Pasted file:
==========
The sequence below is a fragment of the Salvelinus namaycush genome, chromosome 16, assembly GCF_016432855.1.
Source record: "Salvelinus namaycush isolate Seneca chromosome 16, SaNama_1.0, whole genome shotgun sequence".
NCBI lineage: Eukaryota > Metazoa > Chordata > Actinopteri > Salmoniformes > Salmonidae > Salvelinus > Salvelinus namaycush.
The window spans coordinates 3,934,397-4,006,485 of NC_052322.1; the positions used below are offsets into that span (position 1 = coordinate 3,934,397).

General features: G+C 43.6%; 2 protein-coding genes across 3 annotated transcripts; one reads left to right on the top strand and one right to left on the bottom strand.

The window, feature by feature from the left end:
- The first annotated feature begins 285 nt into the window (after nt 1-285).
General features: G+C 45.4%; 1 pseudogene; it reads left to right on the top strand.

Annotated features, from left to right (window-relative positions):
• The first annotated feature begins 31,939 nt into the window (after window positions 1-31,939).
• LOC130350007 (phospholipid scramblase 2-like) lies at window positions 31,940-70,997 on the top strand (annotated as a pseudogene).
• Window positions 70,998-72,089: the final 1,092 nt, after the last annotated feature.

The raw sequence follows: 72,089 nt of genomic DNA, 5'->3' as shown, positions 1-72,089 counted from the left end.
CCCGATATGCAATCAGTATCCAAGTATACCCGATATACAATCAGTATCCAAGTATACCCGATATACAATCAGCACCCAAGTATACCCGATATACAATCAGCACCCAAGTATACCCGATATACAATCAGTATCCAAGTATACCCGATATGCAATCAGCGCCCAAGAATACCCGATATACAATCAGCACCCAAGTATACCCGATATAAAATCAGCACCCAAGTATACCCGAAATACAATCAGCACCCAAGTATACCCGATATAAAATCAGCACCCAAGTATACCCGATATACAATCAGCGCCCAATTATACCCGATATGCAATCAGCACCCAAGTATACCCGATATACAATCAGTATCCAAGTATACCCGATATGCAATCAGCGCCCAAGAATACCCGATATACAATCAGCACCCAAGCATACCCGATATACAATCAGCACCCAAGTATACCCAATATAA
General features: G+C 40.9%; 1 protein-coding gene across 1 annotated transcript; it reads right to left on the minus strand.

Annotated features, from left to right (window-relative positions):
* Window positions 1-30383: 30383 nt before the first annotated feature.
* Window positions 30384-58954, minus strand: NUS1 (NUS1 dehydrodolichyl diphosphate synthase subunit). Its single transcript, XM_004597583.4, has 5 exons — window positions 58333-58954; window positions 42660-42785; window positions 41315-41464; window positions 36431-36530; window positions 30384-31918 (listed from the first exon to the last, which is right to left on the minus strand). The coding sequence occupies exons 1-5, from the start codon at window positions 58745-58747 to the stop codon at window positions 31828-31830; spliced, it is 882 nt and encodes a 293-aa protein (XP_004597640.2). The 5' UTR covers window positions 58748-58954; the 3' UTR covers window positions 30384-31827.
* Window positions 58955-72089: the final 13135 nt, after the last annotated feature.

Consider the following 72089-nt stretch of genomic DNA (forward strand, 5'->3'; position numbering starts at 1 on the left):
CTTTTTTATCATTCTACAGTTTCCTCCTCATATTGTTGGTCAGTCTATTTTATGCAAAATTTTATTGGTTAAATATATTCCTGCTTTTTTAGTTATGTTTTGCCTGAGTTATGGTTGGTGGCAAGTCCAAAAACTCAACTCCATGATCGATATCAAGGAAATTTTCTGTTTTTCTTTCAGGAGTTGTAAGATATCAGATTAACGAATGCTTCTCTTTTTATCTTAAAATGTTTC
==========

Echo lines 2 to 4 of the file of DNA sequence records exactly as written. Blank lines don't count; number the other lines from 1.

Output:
Source record: "Salvelinus namaycush isolate Seneca chromosome 16, SaNama_1.0, whole genome shotgun sequence".
NCBI lineage: Eukaryota > Metazoa > Chordata > Actinopteri > Salmoniformes > Salmonidae > Salvelinus > Salvelinus namaycush.
The window spans coordinates 3,934,397-4,006,485 of NC_052322.1; the positions used below are offsets into that span (position 1 = coordinate 3,934,397).